12. Milan
    Joined: Apr 2005
    Posts: 317
    Likes: 24, Points: 18, Legacy Rep: 279
    Location: The Netherlands

    Milan Senior Member

    Hi Ragnar,

    yes, you are right here, there is more work with a steel hull to provide cozy interior then with a woody. It can be done in different ways. The fastest is to spray a foam and then depending on the taste, maybe finish it by spraying some kind of plastic finishing layer on the top of the foam, leaving a sort of surface similar to fridge interior. That would probably not appeal to the traditionalist, but could look nice in the modern kind of interior. In any case it's quickly done, it's excellent isolation, it's easy to keep clean and doesn't need paint and / or varnish every couple of years. The biggest disadvantage of the foam is that welding on the hull becomes dangerous because high temperature caused by welding can set foam on fire. To avoid this, mineral whole could be used for insulation. On top of that different kind of paneling.

    It depends on climate too. My cheap, 30 year old, steel 25 footer doesn't really have an insulation. When built, she was sand blasted, painted and some kind of water proof wall paper was glued on top of the paint. 30 years later it's still on, and I don't feel a need for insulation during the sailing season, from April to October. I think it could work reasonably well in warm climate as well, providing that exterior is painted in light colors (preferably white), and ventilated.

    Talking about materials, it's always a compromise as everything in boat design (and most of the other things in life for that meter). Nothing is ideal, each material have its advantages and drawbacks, but all things considered, for a low budget, unlimited ocean voyaging, amateur built boat, steel is hard to beat.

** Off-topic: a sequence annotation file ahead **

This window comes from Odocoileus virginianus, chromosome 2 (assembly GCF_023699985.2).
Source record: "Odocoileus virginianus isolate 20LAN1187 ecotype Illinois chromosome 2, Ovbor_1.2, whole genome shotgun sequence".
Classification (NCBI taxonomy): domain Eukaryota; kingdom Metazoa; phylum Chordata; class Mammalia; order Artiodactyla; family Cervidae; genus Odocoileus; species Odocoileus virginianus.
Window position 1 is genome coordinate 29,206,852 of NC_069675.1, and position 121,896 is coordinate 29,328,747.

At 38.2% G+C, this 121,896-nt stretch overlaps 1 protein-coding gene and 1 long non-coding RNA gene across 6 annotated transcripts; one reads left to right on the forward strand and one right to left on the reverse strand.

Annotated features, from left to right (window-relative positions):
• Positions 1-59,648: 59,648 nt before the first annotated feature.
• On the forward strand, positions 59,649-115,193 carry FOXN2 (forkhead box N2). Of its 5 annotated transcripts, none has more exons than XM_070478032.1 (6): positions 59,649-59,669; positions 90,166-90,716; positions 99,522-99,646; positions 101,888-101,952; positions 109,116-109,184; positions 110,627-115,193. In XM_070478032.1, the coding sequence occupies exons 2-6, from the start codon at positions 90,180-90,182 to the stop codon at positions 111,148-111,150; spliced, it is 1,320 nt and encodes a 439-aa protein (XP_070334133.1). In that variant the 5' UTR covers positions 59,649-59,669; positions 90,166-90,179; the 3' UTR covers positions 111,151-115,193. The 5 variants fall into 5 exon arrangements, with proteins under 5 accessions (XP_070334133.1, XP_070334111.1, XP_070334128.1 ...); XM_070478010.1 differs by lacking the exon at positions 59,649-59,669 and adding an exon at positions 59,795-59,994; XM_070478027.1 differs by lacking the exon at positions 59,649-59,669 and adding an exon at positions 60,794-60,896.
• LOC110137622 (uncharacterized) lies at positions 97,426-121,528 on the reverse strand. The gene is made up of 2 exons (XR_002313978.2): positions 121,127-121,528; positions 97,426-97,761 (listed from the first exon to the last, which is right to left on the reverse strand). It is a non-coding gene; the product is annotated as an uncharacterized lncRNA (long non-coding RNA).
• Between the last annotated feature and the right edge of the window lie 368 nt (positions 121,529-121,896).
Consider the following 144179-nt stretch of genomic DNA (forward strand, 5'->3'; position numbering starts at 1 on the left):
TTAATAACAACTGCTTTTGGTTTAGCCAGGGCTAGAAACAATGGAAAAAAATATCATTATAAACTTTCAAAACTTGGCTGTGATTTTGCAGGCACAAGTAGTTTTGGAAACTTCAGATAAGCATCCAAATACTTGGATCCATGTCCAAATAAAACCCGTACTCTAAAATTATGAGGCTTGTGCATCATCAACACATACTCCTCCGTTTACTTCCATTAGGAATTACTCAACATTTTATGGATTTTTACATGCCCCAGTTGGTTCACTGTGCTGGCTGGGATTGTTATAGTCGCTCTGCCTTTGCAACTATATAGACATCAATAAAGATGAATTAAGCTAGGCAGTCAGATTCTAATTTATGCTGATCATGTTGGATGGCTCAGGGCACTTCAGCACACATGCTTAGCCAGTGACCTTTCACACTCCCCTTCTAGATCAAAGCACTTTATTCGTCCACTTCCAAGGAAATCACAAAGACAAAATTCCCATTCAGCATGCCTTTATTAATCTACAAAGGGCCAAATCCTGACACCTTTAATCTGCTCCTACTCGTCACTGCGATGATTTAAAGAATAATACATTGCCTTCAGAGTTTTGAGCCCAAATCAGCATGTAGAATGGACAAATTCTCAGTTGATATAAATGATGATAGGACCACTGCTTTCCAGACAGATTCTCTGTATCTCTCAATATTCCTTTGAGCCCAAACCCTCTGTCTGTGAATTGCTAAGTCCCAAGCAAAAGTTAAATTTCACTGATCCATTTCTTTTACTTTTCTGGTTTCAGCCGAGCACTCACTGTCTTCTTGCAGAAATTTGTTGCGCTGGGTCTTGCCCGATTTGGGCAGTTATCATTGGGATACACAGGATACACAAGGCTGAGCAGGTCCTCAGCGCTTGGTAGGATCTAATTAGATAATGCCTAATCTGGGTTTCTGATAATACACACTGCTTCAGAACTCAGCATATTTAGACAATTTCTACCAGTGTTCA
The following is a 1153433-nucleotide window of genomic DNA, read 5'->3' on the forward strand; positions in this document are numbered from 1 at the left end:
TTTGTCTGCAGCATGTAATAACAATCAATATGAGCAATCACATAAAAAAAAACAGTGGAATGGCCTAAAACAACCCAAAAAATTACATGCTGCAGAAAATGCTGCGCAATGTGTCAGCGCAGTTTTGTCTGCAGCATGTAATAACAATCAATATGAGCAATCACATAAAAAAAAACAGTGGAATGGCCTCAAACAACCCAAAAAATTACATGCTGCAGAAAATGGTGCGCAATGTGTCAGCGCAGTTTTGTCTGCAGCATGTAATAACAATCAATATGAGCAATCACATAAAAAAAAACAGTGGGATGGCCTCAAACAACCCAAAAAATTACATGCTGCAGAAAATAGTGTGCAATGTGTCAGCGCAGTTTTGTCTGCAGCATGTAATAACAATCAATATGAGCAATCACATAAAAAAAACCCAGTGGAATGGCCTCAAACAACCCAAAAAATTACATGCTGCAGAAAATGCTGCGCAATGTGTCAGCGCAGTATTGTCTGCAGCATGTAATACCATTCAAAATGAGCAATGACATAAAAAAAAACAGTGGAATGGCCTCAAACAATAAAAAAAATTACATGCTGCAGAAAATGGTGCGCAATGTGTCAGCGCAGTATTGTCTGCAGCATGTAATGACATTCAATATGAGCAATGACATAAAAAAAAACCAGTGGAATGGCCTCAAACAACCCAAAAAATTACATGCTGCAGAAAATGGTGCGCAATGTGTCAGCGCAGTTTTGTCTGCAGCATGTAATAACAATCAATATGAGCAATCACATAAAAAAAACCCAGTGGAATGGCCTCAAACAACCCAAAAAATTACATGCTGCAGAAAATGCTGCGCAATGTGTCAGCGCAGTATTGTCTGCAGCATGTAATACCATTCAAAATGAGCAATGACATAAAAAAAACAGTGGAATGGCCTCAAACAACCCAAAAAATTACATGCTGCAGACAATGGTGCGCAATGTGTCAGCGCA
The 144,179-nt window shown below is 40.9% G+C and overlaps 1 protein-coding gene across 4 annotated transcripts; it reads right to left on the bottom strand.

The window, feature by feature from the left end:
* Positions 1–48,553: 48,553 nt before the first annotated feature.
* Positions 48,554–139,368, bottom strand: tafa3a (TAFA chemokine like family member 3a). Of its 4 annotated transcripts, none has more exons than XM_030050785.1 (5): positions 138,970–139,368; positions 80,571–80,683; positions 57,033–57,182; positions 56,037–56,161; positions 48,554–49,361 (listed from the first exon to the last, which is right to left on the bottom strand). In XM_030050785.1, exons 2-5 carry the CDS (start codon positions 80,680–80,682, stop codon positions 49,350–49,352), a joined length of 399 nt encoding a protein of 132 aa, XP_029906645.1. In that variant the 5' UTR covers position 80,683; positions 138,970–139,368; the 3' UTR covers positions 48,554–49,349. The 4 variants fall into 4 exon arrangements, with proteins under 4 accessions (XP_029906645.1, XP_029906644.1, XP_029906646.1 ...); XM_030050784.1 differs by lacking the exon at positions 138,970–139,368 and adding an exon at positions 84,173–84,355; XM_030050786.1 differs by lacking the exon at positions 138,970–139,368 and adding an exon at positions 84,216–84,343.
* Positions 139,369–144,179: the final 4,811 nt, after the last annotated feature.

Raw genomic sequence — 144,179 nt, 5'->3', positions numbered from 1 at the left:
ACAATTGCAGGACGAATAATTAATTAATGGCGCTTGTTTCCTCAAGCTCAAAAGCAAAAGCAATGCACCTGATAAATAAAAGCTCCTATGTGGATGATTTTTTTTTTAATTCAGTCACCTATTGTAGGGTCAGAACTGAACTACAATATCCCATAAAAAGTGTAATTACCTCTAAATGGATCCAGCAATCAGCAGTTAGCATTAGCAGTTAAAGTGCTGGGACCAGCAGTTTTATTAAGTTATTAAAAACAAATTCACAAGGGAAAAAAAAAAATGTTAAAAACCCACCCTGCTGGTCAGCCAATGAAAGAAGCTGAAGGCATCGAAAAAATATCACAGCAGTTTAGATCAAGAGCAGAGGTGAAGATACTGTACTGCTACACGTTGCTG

You are selling some nice boats by the way. I like Dudley Dix's work. The other boats looks as a lot of fun too.

    Regards,
    Milan
     
  13. axius0
    Joined: Sep 2005
    Posts: 6
    Likes: 0, Points: 0, Legacy Rep: 10
    Location: Rhode Island

    axius0 Junior Member

    Ok thanks for the ideas. Yeah I bought that book, Buehler's Backyard Boatbuilding, it's a really good book. I'm thinking I might just cut down my own trees then bring them to a sawmill.
     
  14. Saltwaterlover
    Joined: Jun 2012
    Posts: 1
    Likes: 0, Points: 0, Legacy Rep: 10
    Location: canada

    Saltwaterlover New Member

    Wood or Steel? I think the real question is how many years are you willing to commit to this endevour. I built a Roberts Offshore 44 from steel and it took 3 years from start to finish. My recommendation would be to purchase a solid boat that you can make the trip in and then Sell It after you've completed the voyage. The time and money you will spend is therefore recoverable and the boat has a pedigree once you've completed your trips. The Atlantic is not a Picnic.
     

  15. Ike
    Joined: Apr 2006
    Posts: 2,531
    Likes: 367, Points: 83, Legacy Rep: 1669
    Location: Washington

    Ike Senior Member

    That is not necessarily so. Wood boats have been built for thousands or years and many did not have ballast and still sank. Anytime you put more weight into the boat than the buoyancy of the wood is able to support, the boat will sink. I have tested many wooden boats for the USCG that sank like a stone because people believe that wood boats don't sink.

    No truer words were ever spoken. I spent a lot of time on the Atlantic when I was an enlisted Coastie, and the Atlantic can be particularly nasty just about any time of the year. The best insurance is a well found boat. Doesn't matter if it's wood or steel as long as it was designed for the purpose of crossing oceans, and is solidly built. Wood boats have been crossing the Atlantic at least since 1492 (and maybe earlier according to the Viking lore). Steel is fine too.
     
Loading...
Forum posts represent the experience, opinion, and view of individual users. Boat Design Net does not necessarily endorse nor share the view of each individual post.
When making potentially dangerous or financial decisions, always employ and consult appropriate professionals. Your circumstances or experience may be different.